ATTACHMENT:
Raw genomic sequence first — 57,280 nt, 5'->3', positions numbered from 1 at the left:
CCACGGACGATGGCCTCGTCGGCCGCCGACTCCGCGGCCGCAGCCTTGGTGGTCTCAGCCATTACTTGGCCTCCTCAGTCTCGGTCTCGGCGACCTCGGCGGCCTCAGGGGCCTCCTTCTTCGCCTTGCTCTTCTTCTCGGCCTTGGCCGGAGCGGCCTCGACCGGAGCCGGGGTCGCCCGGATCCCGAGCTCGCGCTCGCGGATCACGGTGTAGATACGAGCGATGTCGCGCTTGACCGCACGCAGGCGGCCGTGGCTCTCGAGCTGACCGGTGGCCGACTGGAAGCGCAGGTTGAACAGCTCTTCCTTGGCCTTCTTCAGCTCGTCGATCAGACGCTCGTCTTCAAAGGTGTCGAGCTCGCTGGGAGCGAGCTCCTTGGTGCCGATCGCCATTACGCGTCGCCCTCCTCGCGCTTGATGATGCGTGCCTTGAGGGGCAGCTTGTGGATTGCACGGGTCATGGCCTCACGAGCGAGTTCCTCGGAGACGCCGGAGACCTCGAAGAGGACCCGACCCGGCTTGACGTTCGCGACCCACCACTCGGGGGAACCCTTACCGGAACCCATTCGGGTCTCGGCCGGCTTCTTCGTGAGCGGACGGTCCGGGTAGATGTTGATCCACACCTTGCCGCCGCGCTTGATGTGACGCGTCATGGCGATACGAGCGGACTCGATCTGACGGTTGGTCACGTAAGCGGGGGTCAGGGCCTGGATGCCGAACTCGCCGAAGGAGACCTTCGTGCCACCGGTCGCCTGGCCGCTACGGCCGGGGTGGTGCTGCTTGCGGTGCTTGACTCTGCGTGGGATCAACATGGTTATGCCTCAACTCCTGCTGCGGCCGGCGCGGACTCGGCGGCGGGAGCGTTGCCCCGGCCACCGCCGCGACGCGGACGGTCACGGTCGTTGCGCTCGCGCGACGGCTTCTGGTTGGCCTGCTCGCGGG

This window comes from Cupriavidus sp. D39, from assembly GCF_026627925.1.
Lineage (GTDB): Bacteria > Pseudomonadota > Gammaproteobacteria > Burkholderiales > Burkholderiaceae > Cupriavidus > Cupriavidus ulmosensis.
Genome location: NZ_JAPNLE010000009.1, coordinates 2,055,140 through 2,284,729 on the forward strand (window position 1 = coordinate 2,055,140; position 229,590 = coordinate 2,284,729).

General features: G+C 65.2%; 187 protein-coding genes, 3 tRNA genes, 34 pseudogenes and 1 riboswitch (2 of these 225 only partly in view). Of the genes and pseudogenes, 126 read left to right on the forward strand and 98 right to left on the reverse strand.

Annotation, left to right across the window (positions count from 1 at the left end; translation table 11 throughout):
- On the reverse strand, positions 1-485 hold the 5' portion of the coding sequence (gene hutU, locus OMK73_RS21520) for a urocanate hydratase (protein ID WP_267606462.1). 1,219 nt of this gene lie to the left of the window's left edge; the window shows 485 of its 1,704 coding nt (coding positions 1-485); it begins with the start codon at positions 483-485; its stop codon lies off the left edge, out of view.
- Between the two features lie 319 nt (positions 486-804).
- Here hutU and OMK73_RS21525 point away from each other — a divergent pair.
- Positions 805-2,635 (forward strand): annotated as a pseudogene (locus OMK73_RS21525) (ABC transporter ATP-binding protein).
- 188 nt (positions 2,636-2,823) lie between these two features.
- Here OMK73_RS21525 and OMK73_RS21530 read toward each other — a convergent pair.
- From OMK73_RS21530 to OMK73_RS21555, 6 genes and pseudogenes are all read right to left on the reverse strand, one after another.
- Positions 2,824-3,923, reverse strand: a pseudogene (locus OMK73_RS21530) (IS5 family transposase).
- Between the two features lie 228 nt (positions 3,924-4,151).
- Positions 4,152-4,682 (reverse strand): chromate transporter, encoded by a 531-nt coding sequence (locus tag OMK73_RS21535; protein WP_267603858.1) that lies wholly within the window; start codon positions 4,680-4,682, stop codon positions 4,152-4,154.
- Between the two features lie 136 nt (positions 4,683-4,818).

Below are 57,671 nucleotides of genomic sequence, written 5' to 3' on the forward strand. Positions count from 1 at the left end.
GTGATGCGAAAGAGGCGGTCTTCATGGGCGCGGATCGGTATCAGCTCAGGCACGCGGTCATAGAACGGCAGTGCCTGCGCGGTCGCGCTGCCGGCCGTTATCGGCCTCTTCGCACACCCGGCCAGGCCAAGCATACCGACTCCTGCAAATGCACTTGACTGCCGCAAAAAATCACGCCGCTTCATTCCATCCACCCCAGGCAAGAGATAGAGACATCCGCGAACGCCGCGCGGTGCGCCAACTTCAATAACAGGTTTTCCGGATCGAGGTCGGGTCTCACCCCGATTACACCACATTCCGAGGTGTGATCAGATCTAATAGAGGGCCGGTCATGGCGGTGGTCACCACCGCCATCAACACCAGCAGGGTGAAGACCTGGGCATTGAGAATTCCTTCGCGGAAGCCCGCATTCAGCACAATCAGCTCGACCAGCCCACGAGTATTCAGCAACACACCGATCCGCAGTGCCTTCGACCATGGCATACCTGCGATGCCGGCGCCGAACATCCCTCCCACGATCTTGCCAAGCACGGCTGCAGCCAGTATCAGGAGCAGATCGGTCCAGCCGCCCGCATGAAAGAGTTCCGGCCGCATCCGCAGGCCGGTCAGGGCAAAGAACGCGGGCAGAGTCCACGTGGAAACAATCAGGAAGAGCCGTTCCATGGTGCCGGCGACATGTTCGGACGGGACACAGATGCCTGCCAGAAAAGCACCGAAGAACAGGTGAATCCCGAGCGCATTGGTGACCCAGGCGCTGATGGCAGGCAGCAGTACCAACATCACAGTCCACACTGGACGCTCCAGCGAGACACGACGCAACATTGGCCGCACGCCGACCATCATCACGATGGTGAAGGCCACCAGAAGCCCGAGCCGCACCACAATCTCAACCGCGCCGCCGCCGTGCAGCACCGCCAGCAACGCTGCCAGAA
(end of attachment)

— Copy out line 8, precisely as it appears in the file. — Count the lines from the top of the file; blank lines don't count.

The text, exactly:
- On the reverse strand, positions 1-485 hold the 5' portion of the coding sequence (gene hutU, locus OMK73_RS21520) for a urocanate hydratase (protein ID WP_267606462.1). 1,219 nt of this gene lie to the left of the window's left edge; the window shows 485 of its 1,704 coding nt (coding positions 1-485); it begins with the start codon at positions 483-485; its stop codon lies off the left edge, out of view.